Egypt's 'last pharaoh' Hosni Mubarak gets life prison term

The former president becomes first autocrat unseated in Arab Spring to be tried, convicted and sentenced by a court in his own country.

An image grab taken from Egyptian state TV shows ousted Egyptian president Hosni Mubarak sitting inside a cage in a courtroom during his verdict hearing in Cairo. AFP
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CAIRO // Judge Ahmed Refaat went hoarse. But then, in a booming voice, he sentenced Hosni Mubarak to life in prison yesterday for his role in the killing of hundreds of protesters during the uprising that forced him to resign last year.

With his words, Egypt’s all-powerful president for nearly 30 years, the 84-year-old many called “the last pharaoh”, becamethe first autocrat unseated by the Arab Spring to be tried, convicted and sentenced in person by a court in his own country.

Mr Refaat, the head of the North Cairo Criminal Court, headed a panel of three judges who heard the case. He began yesterday’s hearing with a 15-minute speech describing the “black, black, black” years under Mubarak’s autocratic regime before sentencing the former president and Habib Al Adly, his minister of interior, to 25 years in prison, a term that is considered a life sentence in Egypt.

The judge said Mubarak was guilty because he failed to prevent the killings, not because he ordered them.

Lawyers for both men said they would appeal, but under Egyptian law, the Court of Cassation would review only the application of law, not the evidence.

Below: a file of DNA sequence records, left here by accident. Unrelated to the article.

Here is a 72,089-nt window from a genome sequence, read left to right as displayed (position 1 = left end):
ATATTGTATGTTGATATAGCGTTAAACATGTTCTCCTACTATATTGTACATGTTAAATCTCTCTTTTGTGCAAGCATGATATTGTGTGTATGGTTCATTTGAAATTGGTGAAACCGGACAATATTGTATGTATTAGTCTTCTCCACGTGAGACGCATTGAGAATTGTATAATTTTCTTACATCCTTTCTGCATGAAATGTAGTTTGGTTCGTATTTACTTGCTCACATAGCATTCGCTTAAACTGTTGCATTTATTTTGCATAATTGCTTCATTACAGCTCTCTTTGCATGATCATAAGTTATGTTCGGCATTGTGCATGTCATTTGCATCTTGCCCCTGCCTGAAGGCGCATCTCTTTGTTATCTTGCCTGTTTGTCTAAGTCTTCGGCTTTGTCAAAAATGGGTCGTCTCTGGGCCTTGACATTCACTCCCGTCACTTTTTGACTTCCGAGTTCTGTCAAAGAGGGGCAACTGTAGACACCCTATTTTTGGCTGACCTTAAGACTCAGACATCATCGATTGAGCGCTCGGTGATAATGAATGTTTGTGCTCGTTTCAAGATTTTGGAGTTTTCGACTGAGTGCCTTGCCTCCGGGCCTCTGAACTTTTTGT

Mubarak, who was wheeled into a cage in the courtroom wearing a tracksuit and sunglasses, betrayed no emotion as the sentences were read out. His sons Alaa and Gamal, wearing white prison uniforms, tried to block views of their father.

Among those present to hear the sentencing were dozens of lawyers representing the families of those killed in the uprising that began on January 25 last year.

As Mr Refaat finished his speech, the hushed courtroom erupted into a tumult of fights between Mubarak supporters and opponents, whose chants for “cleansing the judiciary” showed that they saw the verdict as a political decision in favour of the old regime.

Clashes broke out in front of the police academy building that had been converted into a courtroom for the trial.

For those pleased with the verdict, the joy melted away when it sank in that seven others on trial had been acquitted. Thousands poured into Tahrir Square to demonstrate and there were other protests across the country.

Assem Hassan, 30, a sound technicianin Cairo, condemned the verdict. “Of course I’m not happy with the verdict. I wanted an execution,” he said.

Six aides of Al Adly were also found not guilty, including the former head of the reviled state security, Hassan Abdel Rahman, because evidence submitted to support the charges was “not convincing”, Mr Refaat said.

“On what basis did the aides of Adly get off?” Mr Hassan said. “Then who shed the blood of the Egyptians? They should have received sentencing that acted as an example to others: at least 10 or 15 years.

“I think the trial was rigged. People are definitely going to Tahrir and I will go of course. I don’t see there is anyone good in the run-off elections. We are now in the same position we were when Mubarak was ruling.”